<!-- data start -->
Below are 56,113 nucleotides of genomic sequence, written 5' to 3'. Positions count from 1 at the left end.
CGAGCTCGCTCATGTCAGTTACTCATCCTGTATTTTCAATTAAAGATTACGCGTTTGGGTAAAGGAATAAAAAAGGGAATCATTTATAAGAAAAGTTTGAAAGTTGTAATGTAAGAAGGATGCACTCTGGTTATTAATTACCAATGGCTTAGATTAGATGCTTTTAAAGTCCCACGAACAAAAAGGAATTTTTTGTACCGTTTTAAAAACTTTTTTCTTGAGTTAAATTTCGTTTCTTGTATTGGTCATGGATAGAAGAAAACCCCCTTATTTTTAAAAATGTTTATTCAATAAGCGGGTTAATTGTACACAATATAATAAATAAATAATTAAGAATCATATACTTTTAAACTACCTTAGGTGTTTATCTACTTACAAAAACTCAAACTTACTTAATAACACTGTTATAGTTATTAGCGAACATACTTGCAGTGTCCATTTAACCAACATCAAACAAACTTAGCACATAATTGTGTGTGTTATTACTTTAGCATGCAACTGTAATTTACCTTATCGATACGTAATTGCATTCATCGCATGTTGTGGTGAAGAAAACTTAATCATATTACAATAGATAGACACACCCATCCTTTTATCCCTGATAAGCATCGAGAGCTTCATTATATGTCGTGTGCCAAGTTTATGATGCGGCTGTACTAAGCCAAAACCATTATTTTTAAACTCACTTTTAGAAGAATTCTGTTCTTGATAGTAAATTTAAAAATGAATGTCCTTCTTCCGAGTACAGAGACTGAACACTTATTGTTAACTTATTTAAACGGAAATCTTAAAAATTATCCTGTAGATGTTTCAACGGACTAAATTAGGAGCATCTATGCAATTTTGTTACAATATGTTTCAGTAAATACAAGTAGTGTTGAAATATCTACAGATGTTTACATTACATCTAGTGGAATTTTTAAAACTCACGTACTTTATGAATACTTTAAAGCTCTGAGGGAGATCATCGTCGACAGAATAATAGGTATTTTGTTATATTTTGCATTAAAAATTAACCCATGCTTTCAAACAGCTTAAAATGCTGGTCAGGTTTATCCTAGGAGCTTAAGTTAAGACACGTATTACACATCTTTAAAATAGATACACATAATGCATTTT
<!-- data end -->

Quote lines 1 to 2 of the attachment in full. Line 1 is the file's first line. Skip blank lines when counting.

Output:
Below are 56,113 nucleotides of genomic sequence, written 5' to 3'. Positions count from 1 at the left end.
CGAGCTCGCTCATGTCAGTTACTCATCCTGTATTTTCAATTAAAGATTACGCGTTTGGGTAAAGGAATAAAAAAGGGAATCATTTATAAGAAAAGTTTGAAAGTTGTAATGTAAGAAGGATGCACTCTGGTTATTAATTACCAATGGCTTAGATTAGATGCTTTTAAAGTCCCACGAACAAAAAGGAATTTTTTGTACCGTTTTAAAAACTTTTTTCTTGAGTTAAATTTCGTTTCTTGTATTGGTCATGGATAGAAGAAAACCCCCTTATTTTTAAAAATGTTTATTCAATAAGCGGGTTAATTGTACACAATATAATAAATAAATAATTAAGAATCATATACTTTTAAACTACCTTAGGTGTTTATCTACTTACAAAAACTCAAACTTACTTAATAACACTGTTATAGTTATTAGCGAACATACTTGCAGTGTCCATTTAACCAACATCAAACAAACTTAGCACATAATTGTGTGTGTTATTACTTTAGCATGCAACTGTAATTTACCTTATCGATACGTAATTGCATTCATCGCATGTTGTGGTGAAGAAAACTTAATCATATTACAATAGATAGACACACCCATCCTTTTATCCCTGATAAGCATCGAGAGCTTCATTATATGTCGTGTGCCAAGTTTATGATGCGGCTGTACTAAGCCAAAACCATTATTTTTAAACTCACTTTTAGAAGAATTCTGTTCTTGATAGTAAATTTAAAAATGAATGTCCTTCTTCCGAGTACAGAGACTGAACACTTATTGTTAACTTATTTAAACGGAAATCTTAAAAATTATCCTGTAGATGTTTCAACGGACTAAATTAGGAGCATCTATGCAATTTTGTTACAATATGTTTCAGTAAATACAAGTAGTGTTGAAATATCTACAGATGTTTACATTACATCTAGTGGAATTTTTAAAACTCACGTACTTTATGAATACTTTAAAGCTCTGAGGGAGATCATCGTCGACAGAATAATAGGTATTTTGTTATATTTTGCATTAAAAATTAACCCATGCTTTCAAACAGCTTAAAATGCTGGTCAGGTTTATCCTAGGAGCTTAAGTTAAGACACGTATTACACATCTTTAAAATAGATACACATAATGCATTTT